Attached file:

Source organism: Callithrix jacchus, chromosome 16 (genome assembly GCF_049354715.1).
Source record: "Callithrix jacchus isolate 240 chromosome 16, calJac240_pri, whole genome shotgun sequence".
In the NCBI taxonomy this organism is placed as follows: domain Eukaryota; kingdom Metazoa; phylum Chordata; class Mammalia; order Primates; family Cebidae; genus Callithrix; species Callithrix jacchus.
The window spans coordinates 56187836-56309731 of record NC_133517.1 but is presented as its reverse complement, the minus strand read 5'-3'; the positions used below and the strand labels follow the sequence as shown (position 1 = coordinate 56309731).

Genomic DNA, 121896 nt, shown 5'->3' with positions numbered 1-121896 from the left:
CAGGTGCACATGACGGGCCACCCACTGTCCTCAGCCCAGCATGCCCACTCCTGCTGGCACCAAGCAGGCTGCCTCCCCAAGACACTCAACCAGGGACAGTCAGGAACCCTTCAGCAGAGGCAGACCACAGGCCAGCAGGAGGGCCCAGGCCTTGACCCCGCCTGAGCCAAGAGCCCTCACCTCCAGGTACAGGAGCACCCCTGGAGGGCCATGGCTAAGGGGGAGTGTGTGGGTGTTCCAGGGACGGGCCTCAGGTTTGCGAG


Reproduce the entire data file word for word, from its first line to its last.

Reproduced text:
Source organism: Callithrix jacchus, chromosome 16 (genome assembly GCF_049354715.1).
Source record: "Callithrix jacchus isolate 240 chromosome 16, calJac240_pri, whole genome shotgun sequence".
In the NCBI taxonomy this organism is placed as follows: domain Eukaryota; kingdom Metazoa; phylum Chordata; class Mammalia; order Primates; family Cebidae; genus Callithrix; species Callithrix jacchus.
The window spans coordinates 56187836-56309731 of record NC_133517.1 but is presented as its reverse complement, the minus strand read 5'-3'; the positions used below and the strand labels follow the sequence as shown (position 1 = coordinate 56309731).

Genomic DNA, 121896 nt, shown 5'->3' with positions numbered 1-121896 from the left:
CAGGTGCACATGACGGGCCACCCACTGTCCTCAGCCCAGCATGCCCACTCCTGCTGGCACCAAGCAGGCTGCCTCCCCAAGACACTCAACCAGGGACAGTCAGGAACCCTTCAGCAGAGGCAGACCACAGGCCAGCAGGAGGGCCCAGGCCTTGACCCCGCCTGAGCCAAGAGCCCTCACCTCCAGGTACAGGAGCACCCCTGGAGGGCCATGGCTAAGGGGGAGTGTGTGGGTGTTCCAGGGACGGGCCTCAGGTTTGCGAG